I participated in the on-line chat with Rep. Weiner last night, and even he is not sure whether the bill creates or impedes progress on the real health care reform. Weiner himself has serious doubts about the future of health care if the bill passes (but he will vote for it, because: 1. he's still hoping the House can squeeze in a favorable provision or two, and 2. there are good enough things in it that scraping it altogether is not a good option, in his opinion).

23 December, 2009 08:24  
Blogger Leslie Parsley said...

As you probably already know, I am in total agreement with you.

Harkin tried to get the same sort of filibuster rule passed in 1995. Interestingly, Lieberman was a co-sponsor.

I'm leaving a comment on your comment policy.

23 December, 2009 09:02  
Blogger Infidel753 said...

Elizabeth, the topic of this posting is the Senate filibuster rule and what to do about it.

As you know, I don't agree with you that the bill "strengthens the existing dysfunctional system" and I've given plenty of links to the reasons why, so I'm not going to rehash that.

I've always favored a system with a public option, not single payer. With the current bill the chance of further progress is there, just as such reforms have usually been carried out incrementally in the past. Without it, it's zero for the foreseeable future.

I won't accept further comments which are off-topic.

Leslie: Nothing Lieberman does surprises me any more, given that he threatened to filibuster the bill because it contained the Medicare expansion he himself had advocated mere weeks before. At this point it seems obvious he will support whatever he's offered enough money to support.

That's why, rather than rehashing what went wrong with the current bill (which is essentially a done deal now) we need to focus on the filibuster rule which gave him the power to obstruct a better bill.

23 December, 2009 09:27  
Blogger TomCat said...

Infidel, I still think this bill stinks, but I'd rather hold my nose now than give the GOP a win that would shut down reform for another generation. When Medicare first passed, it was part A only.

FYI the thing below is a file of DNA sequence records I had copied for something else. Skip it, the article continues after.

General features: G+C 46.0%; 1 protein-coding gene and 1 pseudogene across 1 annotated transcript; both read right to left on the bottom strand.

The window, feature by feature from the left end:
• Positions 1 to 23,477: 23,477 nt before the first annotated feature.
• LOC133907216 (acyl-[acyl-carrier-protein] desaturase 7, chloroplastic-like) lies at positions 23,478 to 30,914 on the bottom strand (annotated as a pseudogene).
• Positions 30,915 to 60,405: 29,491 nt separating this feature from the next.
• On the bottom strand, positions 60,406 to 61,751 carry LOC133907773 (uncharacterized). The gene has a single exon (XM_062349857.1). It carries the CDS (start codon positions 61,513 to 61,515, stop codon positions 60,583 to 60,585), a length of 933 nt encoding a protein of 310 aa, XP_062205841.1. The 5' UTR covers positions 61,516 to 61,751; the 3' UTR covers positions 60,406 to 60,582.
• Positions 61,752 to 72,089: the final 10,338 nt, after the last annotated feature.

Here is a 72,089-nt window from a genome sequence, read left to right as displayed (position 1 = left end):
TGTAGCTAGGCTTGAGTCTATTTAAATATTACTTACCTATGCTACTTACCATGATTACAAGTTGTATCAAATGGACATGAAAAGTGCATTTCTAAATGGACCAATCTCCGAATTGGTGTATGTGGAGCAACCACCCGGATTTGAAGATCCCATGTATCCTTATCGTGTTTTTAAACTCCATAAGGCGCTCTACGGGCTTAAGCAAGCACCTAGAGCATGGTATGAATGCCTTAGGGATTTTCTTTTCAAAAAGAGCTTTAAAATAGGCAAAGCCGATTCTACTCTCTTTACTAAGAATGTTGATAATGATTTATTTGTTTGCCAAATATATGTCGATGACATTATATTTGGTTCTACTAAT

23 December, 2009 12:50  
Anonymous Teresa said...

What about if or when the Republicans get the senate back? What if the Dems need the filibuster then?

23 December, 2009 14:49  
Blogger Infidel753 said...

TomCat: That's just it. Most of these major reforms were done that way. But we need to get rid of the 60-vote rule so that better revisions can be enacted soon. I just wish they'd thought to change the rule before the health-reform debate.

Teresa: Well, it will give the Democrats an incentive to do a better job so that we vote for them and that doesn't happen. Anyway, elections are supposed to matter. 58-40 is a mandate from the people. The filibuster rule is keeping the Democrats from exercising that mandate.

If they screw up badly enough, or our side's voters get apathetic or deluded enough, to let the Republicans take control again -- well, then, they'll be the ones who have the mandate.

23 December, 2009 15:21  
Blogger Sue said...

Merry Christmas Infidel!

24 December, 2009 03:30  
Blogger TomCat said...

Off topic, Merry Christmas to Infidel and all here. Now that sounds fummy, huh? Oh, to our essident teabaggers, Happy Holidays! ;-)

24 December, 2009 09:10  
Blogger Infidel753 said...

Thanks, both! TomCat, that should get their teabags brewing nicely.:-)

24 December, 2009 09:33  
Blogger Karen said...

Merry Christmas!

24 December, 2009 10:02  
Blogger Joe "Truth 101" Kelly said...

There is nothing that can't be fixed when we have the votes. We need the victory as TomCat says.

24 December, 2009 12:27  
Blogger SantaCat said...

Ho Ho Ho! Merry Christmas to all you cool cats and pretty kitties! And have a purrrfect New Year!

25 December, 2009 08:18